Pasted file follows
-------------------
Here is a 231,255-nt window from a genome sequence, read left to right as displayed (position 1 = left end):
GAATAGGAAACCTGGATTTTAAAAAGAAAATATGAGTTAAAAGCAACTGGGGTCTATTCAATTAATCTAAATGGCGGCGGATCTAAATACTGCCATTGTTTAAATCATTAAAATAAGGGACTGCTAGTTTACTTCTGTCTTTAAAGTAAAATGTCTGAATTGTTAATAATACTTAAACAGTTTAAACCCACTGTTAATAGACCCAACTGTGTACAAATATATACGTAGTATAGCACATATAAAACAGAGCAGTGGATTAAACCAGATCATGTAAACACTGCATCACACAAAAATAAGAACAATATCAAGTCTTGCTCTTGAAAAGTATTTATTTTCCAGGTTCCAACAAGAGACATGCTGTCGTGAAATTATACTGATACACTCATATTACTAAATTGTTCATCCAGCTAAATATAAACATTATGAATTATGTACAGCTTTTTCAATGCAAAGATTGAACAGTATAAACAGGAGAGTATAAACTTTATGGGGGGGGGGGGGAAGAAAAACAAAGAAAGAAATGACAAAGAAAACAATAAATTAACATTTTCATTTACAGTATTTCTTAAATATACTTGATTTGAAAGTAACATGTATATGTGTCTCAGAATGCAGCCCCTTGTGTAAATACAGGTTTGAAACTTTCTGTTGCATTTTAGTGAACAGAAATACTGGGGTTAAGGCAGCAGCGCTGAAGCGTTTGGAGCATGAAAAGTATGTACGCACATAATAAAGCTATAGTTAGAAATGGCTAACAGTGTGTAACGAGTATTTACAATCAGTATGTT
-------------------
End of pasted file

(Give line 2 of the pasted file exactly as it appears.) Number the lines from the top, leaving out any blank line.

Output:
GAATAGGAAACCTGGATTTTAAAAAGAAAATATGAGTTAAAAGCAACTGGGGTCTATTCAATTAATCTAAATGGCGGCGGATCTAAATACTGCCATTGTTTAAATCATTAAAATAAGGGACTGCTAGTTTACTTCTGTCTTTAAAGTAAAATGTCTGAATTGTTAATAATACTTAAACAGTTTAAACCCACTGTTAATAGACCCAACTGTGTACAAATATATACGTAGTATAGCACATATAAAACAGAGCAGTGGATTAAACCAGATCATGTAAACACTGCATCACACAAAAATAAGAACAATATCAAGTCTTGCTCTTGAAAAGTATTTATTTTCCAGGTTCCAACAAGAGACATGCTGTCGTGAAATTATACTGATACACTCATATTACTAAATTGTTCATCCAGCTAAATATAAACATTATGAATTATGTACAGCTTTTTCAATGCAAAGATTGAACAGTATAAACAGGAGAGTATAAACTTTATGGGGGGGGGGGGGAAGAAAAACAAAGAAAGAAATGACAAAGAAAACAATAAATTAACATTTTCATTTACAGTATTTCTTAAATATACTTGATTTGAAAGTAACATGTATATGTGTCTCAGAATGCAGCCCCTTGTGTAAATACAGGTTTGAAACTTTCTGTTGCATTTTAGTGAACAGAAATACTGGGGTTAAGGCAGCAGCGCTGAAGCGTTTGGAGCATGAAAAGTATGTACGCACATAATAAAGCTATAGTTAGAAATGGCTAACAGTGTGTAACGAGTATTTACAATCAGTATGTT